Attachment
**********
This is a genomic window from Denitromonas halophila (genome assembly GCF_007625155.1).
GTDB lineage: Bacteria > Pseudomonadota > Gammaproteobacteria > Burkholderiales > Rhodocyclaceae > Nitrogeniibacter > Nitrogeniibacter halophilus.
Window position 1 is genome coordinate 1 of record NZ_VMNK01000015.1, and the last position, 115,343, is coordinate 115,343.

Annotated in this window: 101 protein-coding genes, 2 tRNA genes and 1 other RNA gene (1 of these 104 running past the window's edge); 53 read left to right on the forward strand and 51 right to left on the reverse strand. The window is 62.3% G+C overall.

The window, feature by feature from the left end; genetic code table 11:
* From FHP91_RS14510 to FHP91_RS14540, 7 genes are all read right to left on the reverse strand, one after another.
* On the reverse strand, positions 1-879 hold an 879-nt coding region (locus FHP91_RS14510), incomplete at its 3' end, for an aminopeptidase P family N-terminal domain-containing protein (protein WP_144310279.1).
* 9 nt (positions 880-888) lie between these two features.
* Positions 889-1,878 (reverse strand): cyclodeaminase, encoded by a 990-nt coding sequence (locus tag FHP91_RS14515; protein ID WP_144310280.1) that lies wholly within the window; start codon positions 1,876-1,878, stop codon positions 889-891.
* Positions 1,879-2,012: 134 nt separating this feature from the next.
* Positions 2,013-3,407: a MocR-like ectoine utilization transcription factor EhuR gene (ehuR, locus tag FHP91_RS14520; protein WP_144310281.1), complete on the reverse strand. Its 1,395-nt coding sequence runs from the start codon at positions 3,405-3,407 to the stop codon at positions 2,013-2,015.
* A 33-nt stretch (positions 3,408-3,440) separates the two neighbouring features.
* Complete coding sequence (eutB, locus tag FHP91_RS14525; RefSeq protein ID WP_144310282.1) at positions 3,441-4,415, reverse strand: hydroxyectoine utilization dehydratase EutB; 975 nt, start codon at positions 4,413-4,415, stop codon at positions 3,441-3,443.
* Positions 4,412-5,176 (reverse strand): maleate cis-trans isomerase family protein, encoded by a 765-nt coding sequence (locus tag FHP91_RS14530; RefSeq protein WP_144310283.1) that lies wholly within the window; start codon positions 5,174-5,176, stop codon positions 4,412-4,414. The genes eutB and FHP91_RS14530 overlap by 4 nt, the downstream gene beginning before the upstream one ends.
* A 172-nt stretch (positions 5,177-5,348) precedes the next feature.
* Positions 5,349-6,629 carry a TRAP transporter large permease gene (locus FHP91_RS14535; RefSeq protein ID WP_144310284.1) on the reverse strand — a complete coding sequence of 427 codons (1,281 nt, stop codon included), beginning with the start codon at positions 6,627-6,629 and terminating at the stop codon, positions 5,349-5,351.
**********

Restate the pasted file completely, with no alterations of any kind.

This is a genomic window from Denitromonas halophila (genome assembly GCF_007625155.1).
GTDB lineage: Bacteria > Pseudomonadota > Gammaproteobacteria > Burkholderiales > Rhodocyclaceae > Nitrogeniibacter > Nitrogeniibacter halophilus.
Window position 1 is genome coordinate 1 of record NZ_VMNK01000015.1, and the last position, 115,343, is coordinate 115,343.

Annotated in this window: 101 protein-coding genes, 2 tRNA genes and 1 other RNA gene (1 of these 104 running past the window's edge); 53 read left to right on the forward strand and 51 right to left on the reverse strand. The window is 62.3% G+C overall.

The window, feature by feature from the left end; genetic code table 11:
* From FHP91_RS14510 to FHP91_RS14540, 7 genes are all read right to left on the reverse strand, one after another.
* On the reverse strand, positions 1-879 hold an 879-nt coding region (locus FHP91_RS14510), incomplete at its 3' end, for an aminopeptidase P family N-terminal domain-containing protein (protein WP_144310279.1).
* 9 nt (positions 880-888) lie between these two features.
* Positions 889-1,878 (reverse strand): cyclodeaminase, encoded by a 990-nt coding sequence (locus tag FHP91_RS14515; protein ID WP_144310280.1) that lies wholly within the window; start codon positions 1,876-1,878, stop codon positions 889-891.
* Positions 1,879-2,012: 134 nt separating this feature from the next.
* Positions 2,013-3,407: a MocR-like ectoine utilization transcription factor EhuR gene (ehuR, locus tag FHP91_RS14520; protein WP_144310281.1), complete on the reverse strand. Its 1,395-nt coding sequence runs from the start codon at positions 3,405-3,407 to the stop codon at positions 2,013-2,015.
* A 33-nt stretch (positions 3,408-3,440) separates the two neighbouring features.
* Complete coding sequence (eutB, locus tag FHP91_RS14525; RefSeq protein ID WP_144310282.1) at positions 3,441-4,415, reverse strand: hydroxyectoine utilization dehydratase EutB; 975 nt, start codon at positions 4,413-4,415, stop codon at positions 3,441-3,443.
* Positions 4,412-5,176 (reverse strand): maleate cis-trans isomerase family protein, encoded by a 765-nt coding sequence (locus tag FHP91_RS14530; RefSeq protein WP_144310283.1) that lies wholly within the window; start codon positions 5,174-5,176, stop codon positions 4,412-4,414. The genes eutB and FHP91_RS14530 overlap by 4 nt, the downstream gene beginning before the upstream one ends.
* A 172-nt stretch (positions 5,177-5,348) precedes the next feature.
* Positions 5,349-6,629 carry a TRAP transporter large permease gene (locus FHP91_RS14535; RefSeq protein ID WP_144310284.1) on the reverse strand — a complete coding sequence of 427 codons (1,281 nt, stop codon included), beginning with the start codon at positions 6,627-6,629 and terminating at the stop codon, positions 5,349-5,351.